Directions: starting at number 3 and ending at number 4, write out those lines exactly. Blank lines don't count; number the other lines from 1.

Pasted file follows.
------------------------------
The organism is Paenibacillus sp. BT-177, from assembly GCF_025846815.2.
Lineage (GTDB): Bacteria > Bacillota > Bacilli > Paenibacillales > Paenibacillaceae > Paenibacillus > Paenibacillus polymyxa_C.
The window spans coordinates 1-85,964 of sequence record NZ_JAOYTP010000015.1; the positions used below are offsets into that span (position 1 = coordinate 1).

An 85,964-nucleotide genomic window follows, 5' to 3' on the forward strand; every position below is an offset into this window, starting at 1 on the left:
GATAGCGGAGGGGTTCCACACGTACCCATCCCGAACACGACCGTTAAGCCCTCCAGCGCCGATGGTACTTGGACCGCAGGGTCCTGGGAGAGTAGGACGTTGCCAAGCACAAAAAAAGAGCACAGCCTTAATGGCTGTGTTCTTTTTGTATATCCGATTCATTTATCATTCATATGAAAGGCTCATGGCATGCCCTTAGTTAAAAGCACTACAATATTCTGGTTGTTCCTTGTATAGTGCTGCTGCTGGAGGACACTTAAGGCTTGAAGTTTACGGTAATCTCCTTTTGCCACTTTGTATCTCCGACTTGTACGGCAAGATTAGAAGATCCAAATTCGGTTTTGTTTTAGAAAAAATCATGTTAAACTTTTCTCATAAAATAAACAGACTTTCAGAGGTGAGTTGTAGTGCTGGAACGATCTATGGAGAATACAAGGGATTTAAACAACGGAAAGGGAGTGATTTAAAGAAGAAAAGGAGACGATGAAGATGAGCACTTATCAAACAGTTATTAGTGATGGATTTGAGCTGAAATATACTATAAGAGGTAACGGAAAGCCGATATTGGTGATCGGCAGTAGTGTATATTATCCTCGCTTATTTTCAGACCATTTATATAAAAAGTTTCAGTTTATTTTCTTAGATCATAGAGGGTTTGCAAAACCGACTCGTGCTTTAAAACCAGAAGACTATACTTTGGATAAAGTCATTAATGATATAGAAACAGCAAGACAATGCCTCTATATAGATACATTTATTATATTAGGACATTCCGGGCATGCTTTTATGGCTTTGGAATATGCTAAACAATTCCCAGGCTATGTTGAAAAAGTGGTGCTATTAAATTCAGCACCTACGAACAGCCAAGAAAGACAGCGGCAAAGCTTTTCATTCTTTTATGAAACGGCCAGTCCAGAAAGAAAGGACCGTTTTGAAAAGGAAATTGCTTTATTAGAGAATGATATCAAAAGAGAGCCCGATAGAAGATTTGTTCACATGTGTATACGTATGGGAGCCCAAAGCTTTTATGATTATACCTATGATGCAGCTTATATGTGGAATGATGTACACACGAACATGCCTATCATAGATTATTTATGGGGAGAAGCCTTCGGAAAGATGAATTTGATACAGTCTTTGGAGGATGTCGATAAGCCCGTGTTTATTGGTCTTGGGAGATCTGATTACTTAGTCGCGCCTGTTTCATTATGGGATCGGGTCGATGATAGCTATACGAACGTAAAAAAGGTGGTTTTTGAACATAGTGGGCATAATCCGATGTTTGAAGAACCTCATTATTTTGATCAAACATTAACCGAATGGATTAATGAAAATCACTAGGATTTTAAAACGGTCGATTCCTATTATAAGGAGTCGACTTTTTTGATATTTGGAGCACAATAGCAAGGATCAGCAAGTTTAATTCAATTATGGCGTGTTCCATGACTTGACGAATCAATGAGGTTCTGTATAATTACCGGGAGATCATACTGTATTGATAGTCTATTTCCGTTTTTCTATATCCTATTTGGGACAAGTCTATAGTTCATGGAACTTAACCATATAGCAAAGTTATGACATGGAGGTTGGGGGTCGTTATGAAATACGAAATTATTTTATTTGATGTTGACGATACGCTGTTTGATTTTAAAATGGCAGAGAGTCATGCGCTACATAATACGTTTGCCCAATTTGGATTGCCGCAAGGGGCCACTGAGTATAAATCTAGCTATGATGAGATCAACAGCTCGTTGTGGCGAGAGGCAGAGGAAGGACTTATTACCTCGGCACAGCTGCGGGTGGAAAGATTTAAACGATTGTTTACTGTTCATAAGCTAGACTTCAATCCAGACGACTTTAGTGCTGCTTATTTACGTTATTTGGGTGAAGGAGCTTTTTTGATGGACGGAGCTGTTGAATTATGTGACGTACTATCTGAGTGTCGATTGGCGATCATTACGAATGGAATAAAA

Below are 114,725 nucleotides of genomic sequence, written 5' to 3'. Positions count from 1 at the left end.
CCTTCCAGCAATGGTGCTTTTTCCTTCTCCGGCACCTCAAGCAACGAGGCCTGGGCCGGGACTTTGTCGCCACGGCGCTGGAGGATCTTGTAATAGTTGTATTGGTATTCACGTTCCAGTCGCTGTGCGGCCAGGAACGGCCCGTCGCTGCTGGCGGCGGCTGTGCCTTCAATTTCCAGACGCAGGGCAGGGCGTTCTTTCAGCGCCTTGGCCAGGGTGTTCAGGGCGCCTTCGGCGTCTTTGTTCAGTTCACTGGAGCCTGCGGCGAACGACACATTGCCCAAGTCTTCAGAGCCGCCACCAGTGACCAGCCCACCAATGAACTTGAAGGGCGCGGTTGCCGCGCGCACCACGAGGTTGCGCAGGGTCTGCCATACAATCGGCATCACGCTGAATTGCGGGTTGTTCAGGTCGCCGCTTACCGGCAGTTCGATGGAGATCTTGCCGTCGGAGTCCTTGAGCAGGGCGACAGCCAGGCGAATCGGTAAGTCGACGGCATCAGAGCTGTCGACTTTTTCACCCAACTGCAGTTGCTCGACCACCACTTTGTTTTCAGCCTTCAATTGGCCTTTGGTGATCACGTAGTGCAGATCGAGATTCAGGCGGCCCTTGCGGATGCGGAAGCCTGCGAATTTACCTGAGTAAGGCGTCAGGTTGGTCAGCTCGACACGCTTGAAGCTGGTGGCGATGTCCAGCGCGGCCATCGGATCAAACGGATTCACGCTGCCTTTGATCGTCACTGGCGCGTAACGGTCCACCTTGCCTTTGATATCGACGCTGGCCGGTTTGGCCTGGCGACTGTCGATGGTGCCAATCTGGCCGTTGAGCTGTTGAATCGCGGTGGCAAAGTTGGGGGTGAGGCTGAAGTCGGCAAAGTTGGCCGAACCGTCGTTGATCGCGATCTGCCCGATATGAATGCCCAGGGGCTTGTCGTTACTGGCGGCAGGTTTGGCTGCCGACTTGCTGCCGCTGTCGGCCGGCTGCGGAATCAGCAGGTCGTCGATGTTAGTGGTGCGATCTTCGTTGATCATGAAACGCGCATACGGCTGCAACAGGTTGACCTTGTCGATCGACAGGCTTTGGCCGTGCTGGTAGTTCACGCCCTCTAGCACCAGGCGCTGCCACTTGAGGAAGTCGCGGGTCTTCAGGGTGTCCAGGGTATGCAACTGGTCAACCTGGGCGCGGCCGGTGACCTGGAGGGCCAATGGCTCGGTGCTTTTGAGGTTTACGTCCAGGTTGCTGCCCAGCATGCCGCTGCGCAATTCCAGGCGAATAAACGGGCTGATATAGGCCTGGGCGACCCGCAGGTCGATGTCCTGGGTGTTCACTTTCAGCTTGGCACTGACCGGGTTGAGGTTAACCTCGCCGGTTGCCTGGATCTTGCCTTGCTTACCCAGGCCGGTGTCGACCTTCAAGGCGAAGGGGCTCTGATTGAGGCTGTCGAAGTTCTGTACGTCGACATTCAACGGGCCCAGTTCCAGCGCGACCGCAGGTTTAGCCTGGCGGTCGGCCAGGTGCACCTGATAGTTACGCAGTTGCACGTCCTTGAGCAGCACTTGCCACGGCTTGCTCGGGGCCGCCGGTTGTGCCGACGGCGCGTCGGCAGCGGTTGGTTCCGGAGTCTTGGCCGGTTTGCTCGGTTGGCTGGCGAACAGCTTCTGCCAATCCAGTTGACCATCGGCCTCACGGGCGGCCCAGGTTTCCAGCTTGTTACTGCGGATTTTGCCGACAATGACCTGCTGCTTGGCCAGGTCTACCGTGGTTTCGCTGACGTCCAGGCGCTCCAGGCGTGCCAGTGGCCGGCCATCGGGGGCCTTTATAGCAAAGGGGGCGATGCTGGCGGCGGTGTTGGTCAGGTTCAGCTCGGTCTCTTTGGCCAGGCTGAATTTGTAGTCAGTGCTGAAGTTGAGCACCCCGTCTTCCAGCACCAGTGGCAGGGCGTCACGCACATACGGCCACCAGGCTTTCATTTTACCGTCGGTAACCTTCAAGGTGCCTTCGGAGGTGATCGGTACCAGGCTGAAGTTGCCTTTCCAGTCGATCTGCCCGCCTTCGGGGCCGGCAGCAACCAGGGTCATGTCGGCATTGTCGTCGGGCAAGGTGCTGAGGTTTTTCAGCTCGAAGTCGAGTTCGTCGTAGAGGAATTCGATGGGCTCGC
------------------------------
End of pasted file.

The window spans coordinates 1-85,964 of sequence record NZ_JAOYTP010000015.1; the positions used below are offsets into that span (position 1 = coordinate 1).

An 85,964-nucleotide genomic window follows, 5' to 3' on the forward strand; every position below is an offset into this window, starting at 1 on the left: